If there is a doubt regarding a definitive diagnosis, particularly in a female, a case can be made for sending cytology early. Thirty percent of woman with ovarian malignancy will have ascites at the time of diagnosis,8 and have a median survival of 10 months if untreated, but with appropriate chemotherapy a 50% five year disease-free survival can be achieved.9 Gastrointestinal tumours with ascites have a significantly poorer prognosis10 with a median survival of 10 weeks for pancreatic, 12 weeks for gastric, and 16 weeks for colorectal malignancy.11 It is, therefore, important to identify these patients early to start appropriate treatment. Some authors have commented that if ascites is thought to be secondary to tumour in a male or from a non-ovarian primary in females, that no further invasive investigation is warranted as it will not make any difference to the patient’s long term survival.12,13
In our study ascitic fluid analysis for woman proved useful in the assessment of possible ovarian cancer. We found 85% (n = 41) of all the positive cytology results were ovarian in origin. Other studies vary in this percentage from 7%–36%.5,12–15 Our results are considerably higher and probably reflect the case mix at the different centres studied. Monte concluded that ovarian cancer is the most likely diagnosis in woman with a non-liver related ascites14 and Shen-Gunther and Manuel found that the presence of a pelvic mass and ascites was highly predictive of ovarian malignancy.16 In contrast only 12 men had malignant ascites of which nine were false negatives in comparison with 45 women with 23 false negatives.
The study has also highlighted the role of intraoperative ascitic fluid collection for analysis. In the management of ovarian cancer the detection of malignant cells in ascitic fluid is important for staging and has been found to have prognostic significance.17 For other intra-abdominal malignancies ascites is associated with a poorer prognosis, but it is not incorporated in the TNM classification. It has been published that for gastric, colorectal, and pancreatic carcinoma that the findings of positive cytology after peritoneal lavage may identify patients more likely to get recurrences.9,18,19 However, there are no local or national guidelines for this to be used as a routine part of assessment for patients undergoing surgery for gastrointestinal malignancy.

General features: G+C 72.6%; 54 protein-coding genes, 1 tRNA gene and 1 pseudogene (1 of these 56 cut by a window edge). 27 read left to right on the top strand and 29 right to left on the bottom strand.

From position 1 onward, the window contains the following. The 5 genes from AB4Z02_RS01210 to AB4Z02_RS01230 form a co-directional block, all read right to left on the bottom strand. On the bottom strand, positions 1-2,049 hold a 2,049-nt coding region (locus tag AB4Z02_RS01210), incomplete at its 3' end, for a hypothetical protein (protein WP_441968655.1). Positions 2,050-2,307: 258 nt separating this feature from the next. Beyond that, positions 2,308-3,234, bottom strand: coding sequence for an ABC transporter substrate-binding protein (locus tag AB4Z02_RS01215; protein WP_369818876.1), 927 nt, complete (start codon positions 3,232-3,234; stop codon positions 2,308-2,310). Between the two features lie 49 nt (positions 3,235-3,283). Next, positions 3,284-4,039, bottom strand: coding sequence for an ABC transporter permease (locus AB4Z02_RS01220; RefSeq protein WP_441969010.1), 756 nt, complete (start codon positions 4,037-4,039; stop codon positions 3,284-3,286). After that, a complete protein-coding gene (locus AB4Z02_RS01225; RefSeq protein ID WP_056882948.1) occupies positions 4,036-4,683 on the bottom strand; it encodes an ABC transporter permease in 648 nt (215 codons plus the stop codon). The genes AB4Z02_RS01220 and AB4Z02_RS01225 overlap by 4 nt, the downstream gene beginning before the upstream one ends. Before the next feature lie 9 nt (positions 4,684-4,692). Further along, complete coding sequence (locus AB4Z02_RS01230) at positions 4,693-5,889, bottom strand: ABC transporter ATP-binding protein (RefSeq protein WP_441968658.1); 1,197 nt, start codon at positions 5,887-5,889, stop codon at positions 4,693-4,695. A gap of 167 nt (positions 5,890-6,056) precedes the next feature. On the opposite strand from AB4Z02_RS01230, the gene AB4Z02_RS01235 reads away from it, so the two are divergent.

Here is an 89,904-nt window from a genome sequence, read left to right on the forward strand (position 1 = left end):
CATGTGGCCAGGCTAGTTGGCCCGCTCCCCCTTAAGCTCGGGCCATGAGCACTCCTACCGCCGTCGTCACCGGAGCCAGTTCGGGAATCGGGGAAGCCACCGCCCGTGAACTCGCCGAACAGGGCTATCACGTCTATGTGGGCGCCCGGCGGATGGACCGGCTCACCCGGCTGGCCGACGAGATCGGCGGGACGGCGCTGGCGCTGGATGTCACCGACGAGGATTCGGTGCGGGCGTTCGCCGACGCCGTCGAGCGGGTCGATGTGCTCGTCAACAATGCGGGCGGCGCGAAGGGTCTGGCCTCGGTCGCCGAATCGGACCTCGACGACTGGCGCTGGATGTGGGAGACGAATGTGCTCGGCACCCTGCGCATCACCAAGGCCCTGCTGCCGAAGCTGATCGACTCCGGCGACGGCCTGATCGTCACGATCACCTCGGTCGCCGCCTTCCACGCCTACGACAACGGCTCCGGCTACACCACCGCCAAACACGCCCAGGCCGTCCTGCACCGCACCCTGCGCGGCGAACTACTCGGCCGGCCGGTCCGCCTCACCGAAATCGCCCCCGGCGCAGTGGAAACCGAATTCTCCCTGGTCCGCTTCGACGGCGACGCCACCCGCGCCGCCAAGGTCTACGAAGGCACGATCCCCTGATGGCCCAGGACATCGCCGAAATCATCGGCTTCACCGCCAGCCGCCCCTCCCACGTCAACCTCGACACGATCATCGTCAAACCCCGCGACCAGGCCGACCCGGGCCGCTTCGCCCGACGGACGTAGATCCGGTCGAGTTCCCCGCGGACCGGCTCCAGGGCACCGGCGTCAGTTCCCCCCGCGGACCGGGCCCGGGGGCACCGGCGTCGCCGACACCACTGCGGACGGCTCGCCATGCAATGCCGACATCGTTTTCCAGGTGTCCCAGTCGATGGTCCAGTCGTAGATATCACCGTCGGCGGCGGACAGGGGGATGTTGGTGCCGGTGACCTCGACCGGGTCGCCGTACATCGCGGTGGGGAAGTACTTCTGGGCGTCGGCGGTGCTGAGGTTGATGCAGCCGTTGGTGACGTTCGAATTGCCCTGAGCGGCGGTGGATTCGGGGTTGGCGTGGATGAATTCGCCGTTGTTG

The role of ultrasound has been found to have an important role in the investigation of potentially malignant ascites. In 19 of the 32 patients with false negative results the provisional diagnosis was made on ultrasound. We found that the hope placed in cytology providing the diagnosis caused a delay of up to five days before radiological imaging was performed.
From the results of our study we would recommend the following as a protocol on patients requiring investigation of ascites:
Firstly, send cytology samples only on women, as this is the only group that showed a significant detection rate and a positive result that could alter management.
Secondly, measure ascitic and serum albumin in the initial paracentesis to aid diagnosis if the history and examination are not conclusive, or suspicious of malignancy, rather than sending “routine” cytology.
Thirdly, proceed to early ultrasound in suspected malignant ascites rather than awaiting cytology (fig 2).
As well as the economic benefits, this protocol could potentially have a significant clinical impact on the speed and accuracy of diagnosing the underlying cause of ascites.